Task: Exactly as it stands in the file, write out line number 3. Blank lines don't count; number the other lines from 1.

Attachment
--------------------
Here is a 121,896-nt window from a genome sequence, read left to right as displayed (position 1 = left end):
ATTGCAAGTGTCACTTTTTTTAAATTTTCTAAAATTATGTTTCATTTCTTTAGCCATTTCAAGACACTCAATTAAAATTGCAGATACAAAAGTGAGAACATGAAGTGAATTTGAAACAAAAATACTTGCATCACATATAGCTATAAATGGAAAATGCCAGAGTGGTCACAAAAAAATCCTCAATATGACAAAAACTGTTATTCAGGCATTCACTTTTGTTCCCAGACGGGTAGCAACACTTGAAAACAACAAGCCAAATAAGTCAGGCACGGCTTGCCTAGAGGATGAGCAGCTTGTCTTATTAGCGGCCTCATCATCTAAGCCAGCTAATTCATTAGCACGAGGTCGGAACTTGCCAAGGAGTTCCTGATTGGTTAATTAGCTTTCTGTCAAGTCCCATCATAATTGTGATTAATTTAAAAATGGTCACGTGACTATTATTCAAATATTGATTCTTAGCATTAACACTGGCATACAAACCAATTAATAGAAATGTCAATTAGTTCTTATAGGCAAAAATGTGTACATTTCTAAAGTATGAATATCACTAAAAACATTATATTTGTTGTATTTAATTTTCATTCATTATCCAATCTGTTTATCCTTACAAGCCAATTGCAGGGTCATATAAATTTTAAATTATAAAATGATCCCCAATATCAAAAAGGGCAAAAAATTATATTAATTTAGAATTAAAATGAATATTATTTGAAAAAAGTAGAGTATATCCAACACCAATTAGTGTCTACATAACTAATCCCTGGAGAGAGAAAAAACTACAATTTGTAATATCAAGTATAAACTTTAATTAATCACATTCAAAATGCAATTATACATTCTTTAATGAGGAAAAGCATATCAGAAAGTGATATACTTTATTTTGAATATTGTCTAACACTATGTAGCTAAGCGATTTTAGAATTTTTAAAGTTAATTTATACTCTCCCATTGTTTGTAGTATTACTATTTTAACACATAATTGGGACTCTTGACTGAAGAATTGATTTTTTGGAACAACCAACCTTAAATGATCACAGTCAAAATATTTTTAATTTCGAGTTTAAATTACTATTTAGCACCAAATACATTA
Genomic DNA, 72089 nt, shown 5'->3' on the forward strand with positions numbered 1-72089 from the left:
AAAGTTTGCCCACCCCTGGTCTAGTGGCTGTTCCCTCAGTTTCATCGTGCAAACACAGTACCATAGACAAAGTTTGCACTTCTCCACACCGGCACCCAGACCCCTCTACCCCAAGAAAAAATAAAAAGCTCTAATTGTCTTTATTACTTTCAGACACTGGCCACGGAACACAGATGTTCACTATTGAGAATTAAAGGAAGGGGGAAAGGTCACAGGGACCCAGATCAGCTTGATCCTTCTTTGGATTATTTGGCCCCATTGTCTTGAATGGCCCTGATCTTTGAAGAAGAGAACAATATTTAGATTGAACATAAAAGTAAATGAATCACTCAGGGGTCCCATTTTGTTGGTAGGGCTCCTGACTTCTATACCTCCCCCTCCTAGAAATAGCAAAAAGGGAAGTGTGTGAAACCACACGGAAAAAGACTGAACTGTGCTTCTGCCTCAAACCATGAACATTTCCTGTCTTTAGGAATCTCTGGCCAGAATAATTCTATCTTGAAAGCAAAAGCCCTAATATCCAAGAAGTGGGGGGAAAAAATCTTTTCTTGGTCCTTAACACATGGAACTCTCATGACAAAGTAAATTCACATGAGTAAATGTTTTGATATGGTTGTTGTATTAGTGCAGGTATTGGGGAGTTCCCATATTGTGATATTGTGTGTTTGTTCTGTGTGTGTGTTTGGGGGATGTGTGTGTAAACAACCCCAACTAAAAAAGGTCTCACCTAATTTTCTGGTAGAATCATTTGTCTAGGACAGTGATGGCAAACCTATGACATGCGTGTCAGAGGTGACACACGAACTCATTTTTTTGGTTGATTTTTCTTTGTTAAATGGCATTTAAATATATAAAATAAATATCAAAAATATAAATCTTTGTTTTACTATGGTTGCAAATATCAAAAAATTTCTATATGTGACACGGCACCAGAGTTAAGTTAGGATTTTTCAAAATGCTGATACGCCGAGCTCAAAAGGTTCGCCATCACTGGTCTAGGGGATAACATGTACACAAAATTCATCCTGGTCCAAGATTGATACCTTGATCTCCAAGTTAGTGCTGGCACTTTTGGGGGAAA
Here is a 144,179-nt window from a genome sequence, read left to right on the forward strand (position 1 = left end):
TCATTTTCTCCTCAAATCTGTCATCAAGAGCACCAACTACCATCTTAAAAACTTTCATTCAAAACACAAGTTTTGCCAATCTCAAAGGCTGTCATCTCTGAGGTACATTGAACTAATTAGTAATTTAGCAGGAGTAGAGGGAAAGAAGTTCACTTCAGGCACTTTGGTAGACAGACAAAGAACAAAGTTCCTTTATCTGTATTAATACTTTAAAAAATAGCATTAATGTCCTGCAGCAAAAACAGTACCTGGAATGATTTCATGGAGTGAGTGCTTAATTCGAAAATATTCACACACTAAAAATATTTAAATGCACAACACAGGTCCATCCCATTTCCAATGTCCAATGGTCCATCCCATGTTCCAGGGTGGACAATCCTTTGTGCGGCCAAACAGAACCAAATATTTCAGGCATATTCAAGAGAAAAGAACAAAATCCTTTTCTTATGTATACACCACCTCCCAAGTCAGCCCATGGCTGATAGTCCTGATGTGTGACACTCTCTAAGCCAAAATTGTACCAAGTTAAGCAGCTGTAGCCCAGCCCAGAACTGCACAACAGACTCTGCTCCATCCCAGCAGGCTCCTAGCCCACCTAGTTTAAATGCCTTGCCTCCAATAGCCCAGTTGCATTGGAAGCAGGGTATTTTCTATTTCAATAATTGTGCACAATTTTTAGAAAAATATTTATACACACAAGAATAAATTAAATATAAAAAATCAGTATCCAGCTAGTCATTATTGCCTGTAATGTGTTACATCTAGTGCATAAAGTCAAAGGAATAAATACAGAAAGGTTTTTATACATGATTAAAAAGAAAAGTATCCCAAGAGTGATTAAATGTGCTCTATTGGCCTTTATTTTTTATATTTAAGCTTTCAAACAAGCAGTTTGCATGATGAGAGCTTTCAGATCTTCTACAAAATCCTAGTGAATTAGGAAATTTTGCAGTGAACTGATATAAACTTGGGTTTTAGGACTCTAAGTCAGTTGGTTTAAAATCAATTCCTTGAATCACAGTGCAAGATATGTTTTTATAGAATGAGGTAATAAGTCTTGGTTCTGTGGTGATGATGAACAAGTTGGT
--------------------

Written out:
Genomic DNA, 72089 nt, shown 5'->3' on the forward strand with positions numbered 1-72089 from the left: